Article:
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Thoughts on Video Blogs (Vlogs)

Responding to the following:
Select one vlog that you like and describe what you like about this vlog, possibly including a link to or screen shot of this vlog in your post. 
Whom do you think is the audience for this vlog and what aspects of the vlog are designed to appeal to this audience? 
What video/editing techniques are employed in this vlog and how effective are they?
The video I selected, after watching too many others, was a 2004 profile of artist Lillian Colton.

The secret to having a good time at the Minnesota State Fair is finding those lingering connections to its rural roots. That means clog dancing, baby farm animals, and of course crop art. Rumor has it, you can see Bjork and Al Franken rendered in seeds this year. But it's not quite the same without legendary crop artist Lillian Colton, who passed away earlier this year. 
This video is one of a series produced by Mike Dust for Colton's 2004 exhibition at the Minneapolis Institute of Arts.
The segment on Colton was more professional than most. Mike Dust seems to be an artist, like Ken Burns, dedicated to documenting ways of life. I appreciated the editing, high-quality sound, and overall content of the video. I felt like I was learning something instead of being entertained with frivolity. The fact the subject is no longer living ensures the video is perceived as an oral history. If I were interested in regional history or folk arts, this video would be an excellent resource.

I would much rather watch something like this on a larger screen, ideally as part of a full series. The computer video size, a limit of technology, is not always easy to view comfortably. The video streams of even the highest quality skip frames, which can cause eyestrain and even a headache in my case. Until the technology improves, the viewing experience hurts even a quality documentary.

Much of what I saw on Minnesota Stories would not be a considered a "vlog" — many were segments taken from local television, including PBS / Minnesota Public Broadcasting, with inane comments posted in response. Some of the videos were simply the standard nonsense posted to YouTube; not exactly elevating the artistic form of video. Truly creative images would require a great deal of effort to locate, in a medium I don't generally appreciate.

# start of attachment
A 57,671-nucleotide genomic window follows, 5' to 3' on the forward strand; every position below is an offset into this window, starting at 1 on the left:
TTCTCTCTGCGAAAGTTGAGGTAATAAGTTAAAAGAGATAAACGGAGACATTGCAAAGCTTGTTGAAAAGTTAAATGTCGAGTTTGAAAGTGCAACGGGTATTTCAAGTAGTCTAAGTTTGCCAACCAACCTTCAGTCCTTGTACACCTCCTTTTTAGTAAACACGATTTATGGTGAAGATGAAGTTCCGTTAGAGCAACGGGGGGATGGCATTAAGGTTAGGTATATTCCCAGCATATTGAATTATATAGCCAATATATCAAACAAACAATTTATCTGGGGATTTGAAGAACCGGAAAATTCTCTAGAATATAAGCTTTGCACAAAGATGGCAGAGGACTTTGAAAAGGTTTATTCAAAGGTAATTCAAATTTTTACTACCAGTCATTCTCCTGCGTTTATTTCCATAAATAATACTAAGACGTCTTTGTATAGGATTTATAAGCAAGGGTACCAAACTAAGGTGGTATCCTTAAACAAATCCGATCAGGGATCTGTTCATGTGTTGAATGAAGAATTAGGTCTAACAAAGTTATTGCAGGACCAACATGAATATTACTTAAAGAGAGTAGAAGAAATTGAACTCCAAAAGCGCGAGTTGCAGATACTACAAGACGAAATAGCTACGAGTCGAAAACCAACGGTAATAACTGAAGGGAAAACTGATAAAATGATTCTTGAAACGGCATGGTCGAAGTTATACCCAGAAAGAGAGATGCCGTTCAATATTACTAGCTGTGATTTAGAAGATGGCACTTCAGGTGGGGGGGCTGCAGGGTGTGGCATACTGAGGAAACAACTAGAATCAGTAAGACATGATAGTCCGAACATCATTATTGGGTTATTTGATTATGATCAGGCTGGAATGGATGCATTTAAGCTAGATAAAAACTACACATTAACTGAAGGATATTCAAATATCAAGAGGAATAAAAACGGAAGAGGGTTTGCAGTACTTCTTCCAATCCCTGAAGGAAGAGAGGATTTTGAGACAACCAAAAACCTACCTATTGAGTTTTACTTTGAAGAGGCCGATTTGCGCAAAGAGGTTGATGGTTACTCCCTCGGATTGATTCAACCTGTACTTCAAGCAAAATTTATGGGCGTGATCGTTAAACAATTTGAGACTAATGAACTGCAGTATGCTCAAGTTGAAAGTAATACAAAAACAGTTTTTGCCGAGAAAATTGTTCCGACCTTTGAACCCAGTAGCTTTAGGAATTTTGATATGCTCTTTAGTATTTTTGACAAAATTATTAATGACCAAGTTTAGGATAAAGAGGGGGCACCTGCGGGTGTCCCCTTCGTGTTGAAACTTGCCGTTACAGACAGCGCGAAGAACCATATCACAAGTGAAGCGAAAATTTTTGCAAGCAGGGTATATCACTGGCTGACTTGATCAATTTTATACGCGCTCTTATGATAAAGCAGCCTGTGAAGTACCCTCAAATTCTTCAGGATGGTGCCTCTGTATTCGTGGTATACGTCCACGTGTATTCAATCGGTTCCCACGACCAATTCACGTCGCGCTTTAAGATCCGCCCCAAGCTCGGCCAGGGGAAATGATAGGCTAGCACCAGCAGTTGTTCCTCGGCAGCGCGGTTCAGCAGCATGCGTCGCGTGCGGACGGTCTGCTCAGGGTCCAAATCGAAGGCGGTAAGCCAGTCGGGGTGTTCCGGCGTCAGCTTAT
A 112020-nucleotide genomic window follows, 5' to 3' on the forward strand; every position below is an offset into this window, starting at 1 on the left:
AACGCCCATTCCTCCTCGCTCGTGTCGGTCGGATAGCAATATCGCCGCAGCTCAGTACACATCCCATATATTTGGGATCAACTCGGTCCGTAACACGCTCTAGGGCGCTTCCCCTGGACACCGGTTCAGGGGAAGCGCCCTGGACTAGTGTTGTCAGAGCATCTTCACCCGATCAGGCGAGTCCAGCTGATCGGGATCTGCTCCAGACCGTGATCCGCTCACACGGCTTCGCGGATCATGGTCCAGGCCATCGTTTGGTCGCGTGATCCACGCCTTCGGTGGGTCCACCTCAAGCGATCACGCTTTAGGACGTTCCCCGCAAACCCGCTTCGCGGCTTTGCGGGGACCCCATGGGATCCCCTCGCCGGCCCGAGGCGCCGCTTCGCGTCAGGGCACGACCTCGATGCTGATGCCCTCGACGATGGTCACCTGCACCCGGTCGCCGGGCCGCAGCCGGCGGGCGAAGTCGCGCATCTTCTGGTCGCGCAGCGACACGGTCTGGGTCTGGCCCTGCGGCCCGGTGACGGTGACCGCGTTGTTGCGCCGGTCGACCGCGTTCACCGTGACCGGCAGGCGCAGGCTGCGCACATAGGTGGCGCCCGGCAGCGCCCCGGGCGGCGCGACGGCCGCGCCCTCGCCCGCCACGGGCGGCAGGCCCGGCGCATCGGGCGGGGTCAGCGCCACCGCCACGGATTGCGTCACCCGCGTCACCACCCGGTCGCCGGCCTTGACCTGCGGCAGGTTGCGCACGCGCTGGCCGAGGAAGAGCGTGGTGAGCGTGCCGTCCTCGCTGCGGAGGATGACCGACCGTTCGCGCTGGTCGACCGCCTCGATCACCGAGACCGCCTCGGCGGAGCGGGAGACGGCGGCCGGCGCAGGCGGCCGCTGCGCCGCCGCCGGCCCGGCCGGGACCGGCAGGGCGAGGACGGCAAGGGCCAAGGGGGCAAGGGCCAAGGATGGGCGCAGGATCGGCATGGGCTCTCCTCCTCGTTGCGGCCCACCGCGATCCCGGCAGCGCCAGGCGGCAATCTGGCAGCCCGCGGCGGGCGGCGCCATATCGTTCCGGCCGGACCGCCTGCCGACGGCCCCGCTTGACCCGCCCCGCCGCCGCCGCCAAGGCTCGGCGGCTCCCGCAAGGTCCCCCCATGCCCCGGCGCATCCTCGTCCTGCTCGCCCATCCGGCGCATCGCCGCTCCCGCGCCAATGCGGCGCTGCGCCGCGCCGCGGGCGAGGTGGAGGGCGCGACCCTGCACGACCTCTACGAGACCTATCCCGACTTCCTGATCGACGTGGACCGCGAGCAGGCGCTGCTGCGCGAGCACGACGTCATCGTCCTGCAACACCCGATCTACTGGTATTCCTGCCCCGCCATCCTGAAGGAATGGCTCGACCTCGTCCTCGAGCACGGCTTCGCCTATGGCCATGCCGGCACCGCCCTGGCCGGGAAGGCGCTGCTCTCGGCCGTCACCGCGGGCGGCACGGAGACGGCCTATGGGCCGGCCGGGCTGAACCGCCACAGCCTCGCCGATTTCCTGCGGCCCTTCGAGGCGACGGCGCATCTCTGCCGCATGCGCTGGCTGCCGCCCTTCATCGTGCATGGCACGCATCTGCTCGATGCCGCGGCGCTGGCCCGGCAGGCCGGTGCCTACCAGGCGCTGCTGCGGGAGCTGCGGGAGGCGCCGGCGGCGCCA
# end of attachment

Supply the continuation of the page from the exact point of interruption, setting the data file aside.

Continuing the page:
The most popular video, one on the monthly Critical Mass bicycle demonstration, was a segment from KARE 11 News. The video was choppy, dropped frames, and the sound skipped several times. I have a high-end laptop with a huge, fast hard drive and cutting-edge video. My cable modem connection is good. There's no technical reason on my end that the video should have been so poor.
If you were to create a vlog post for this course, what form might it take: autobiographical recollection; political statement a la The Daily Kos; instructional demo, for example, of a composing processes; a literary text, etc.
If I must create something, it would not include video or sound of me. I don't wish to add to the partisan vitriol of the Internet, certainly, and the primary reason I maintain a Web presence is because it is a good place to store documents I use for work. My wife maintains photo sites for family and friends, but the pictures are not of us — they are of the house or our cats. It usually requires family asking for the photos before we post new images.


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